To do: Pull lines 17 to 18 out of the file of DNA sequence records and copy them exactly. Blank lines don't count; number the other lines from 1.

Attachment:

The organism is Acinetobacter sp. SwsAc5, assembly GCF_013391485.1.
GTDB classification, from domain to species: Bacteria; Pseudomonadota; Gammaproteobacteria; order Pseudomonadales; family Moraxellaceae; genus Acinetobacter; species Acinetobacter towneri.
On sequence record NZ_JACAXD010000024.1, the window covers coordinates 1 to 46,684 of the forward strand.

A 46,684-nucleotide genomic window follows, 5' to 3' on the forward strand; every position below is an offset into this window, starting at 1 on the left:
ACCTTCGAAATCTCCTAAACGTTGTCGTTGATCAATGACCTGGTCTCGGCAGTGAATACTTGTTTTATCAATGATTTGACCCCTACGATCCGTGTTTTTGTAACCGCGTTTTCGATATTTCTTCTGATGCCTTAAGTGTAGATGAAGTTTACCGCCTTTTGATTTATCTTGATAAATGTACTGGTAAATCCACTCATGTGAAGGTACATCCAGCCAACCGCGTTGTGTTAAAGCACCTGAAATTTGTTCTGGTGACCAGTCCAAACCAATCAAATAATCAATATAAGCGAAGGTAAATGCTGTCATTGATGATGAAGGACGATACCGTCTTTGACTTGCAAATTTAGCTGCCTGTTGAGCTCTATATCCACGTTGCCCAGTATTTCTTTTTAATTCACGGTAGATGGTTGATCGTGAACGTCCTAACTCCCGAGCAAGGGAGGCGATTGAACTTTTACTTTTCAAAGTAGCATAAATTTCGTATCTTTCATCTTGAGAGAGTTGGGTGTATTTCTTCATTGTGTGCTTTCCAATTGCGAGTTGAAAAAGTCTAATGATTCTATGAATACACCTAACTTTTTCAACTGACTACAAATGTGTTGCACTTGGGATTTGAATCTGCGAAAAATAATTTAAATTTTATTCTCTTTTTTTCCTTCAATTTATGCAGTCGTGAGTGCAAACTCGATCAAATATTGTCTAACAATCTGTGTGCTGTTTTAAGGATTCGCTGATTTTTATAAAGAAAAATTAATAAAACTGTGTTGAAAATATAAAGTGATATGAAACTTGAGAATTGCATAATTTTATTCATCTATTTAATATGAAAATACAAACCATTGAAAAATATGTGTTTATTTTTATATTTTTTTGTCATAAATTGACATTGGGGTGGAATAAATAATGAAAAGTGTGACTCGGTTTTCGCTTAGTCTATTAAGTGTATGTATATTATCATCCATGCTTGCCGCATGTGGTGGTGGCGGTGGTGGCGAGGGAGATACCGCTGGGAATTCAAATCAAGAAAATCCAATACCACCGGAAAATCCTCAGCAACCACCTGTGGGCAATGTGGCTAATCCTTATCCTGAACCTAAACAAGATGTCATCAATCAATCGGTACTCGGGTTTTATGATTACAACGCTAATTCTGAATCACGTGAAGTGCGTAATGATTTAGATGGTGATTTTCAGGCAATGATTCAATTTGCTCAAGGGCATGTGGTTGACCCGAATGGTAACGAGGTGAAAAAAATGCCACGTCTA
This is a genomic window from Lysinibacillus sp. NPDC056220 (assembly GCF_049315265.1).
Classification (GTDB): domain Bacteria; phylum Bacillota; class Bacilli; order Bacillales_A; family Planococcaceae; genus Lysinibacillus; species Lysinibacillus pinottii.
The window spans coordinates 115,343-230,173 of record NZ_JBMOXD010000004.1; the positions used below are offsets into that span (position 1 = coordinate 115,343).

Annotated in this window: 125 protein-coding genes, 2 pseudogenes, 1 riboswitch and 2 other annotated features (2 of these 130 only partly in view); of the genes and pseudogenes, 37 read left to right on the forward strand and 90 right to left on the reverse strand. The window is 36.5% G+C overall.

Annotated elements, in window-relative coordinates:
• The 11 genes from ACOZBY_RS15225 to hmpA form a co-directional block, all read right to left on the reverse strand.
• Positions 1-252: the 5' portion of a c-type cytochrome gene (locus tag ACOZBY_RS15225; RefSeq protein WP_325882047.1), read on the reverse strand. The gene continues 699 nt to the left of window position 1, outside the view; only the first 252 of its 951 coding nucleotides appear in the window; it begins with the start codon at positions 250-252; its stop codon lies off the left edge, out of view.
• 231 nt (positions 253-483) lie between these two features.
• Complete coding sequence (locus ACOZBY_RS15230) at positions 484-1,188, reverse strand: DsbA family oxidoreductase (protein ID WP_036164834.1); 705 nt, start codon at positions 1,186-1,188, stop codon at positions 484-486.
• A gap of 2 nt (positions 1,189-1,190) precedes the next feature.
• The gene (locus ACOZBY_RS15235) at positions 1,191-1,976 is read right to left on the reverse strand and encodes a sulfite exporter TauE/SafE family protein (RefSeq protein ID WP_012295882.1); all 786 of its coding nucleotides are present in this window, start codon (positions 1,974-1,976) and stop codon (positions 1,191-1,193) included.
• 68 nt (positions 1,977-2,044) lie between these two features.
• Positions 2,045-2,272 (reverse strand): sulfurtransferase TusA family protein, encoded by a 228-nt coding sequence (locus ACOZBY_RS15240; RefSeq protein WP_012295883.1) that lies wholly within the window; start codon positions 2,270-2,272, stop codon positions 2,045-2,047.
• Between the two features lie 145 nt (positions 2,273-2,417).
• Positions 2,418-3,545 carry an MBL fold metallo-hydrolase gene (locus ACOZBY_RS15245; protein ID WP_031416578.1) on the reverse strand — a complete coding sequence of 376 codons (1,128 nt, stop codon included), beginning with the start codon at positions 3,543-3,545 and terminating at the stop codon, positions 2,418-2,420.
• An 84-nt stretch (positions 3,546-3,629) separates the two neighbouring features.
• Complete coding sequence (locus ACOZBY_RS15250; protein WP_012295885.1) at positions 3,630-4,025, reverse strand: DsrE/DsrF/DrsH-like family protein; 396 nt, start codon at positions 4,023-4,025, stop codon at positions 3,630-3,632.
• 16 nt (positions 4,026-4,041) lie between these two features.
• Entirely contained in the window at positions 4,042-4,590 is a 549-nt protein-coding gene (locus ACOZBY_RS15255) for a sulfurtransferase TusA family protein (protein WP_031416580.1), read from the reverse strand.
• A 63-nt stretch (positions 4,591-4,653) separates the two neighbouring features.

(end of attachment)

• 68 nt (positions 1,977-2,044) lie between these two features.
• Positions 2,045-2,272 (reverse strand): sulfurtransferase TusA family protein, encoded by a 228-nt coding sequence (locus ACOZBY_RS15240; RefSeq protein WP_012295883.1) that lies wholly within the window; start codon positions 2,270-2,272, stop codon positions 2,045-2,047.